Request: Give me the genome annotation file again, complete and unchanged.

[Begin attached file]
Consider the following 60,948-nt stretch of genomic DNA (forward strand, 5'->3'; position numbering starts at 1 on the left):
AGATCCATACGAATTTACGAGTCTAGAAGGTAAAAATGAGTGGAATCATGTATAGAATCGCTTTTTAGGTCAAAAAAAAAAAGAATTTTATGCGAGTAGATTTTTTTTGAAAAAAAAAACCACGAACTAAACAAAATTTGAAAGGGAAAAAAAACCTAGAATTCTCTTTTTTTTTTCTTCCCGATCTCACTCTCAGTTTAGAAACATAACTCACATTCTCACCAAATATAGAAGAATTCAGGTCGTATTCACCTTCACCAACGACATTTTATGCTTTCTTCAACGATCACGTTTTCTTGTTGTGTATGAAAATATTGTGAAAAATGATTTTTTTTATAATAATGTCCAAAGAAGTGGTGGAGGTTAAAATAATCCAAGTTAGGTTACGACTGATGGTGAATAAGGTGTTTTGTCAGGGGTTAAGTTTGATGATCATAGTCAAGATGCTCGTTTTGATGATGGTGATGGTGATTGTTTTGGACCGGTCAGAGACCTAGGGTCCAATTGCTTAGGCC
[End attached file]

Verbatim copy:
Consider the following 60,948-nt stretch of genomic DNA (forward strand, 5'->3'; position numbering starts at 1 on the left):
AGATCCATACGAATTTACGAGTCTAGAAGGTAAAAATGAGTGGAATCATGTATAGAATCGCTTTTTAGGTCAAAAAAAAAAAGAATTTTATGCGAGTAGATTTTTTTTGAAAAAAAAAACCACGAACTAAACAAAATTTGAAAGGGAAAAAAAACCTAGAATTCTCTTTTTTTTTTCTTCCCGATCTCACTCTCAGTTTAGAAACATAACTCACATTCTCACCAAATATAGAAGAATTCAGGTCGTATTCACCTTCACCAACGACATTTTATGCTTTCTTCAACGATCACGTTTTCTTGTTGTGTATGAAAATATTGTGAAAAATGATTTTTTTTATAATAATGTCCAAAGAAGTGGTGGAGGTTAAAATAATCCAAGTTAGGTTACGACTGATGGTGAATAAGGTGTTTTGTCAGGGGTTAAGTTTGATGATCATAGTCAAGATGCTCGTTTTGATGATGGTGATGGTGATTGTTTTGGACCGGTCAGAGACCTAGGGTCCAATTGCTTAGGCC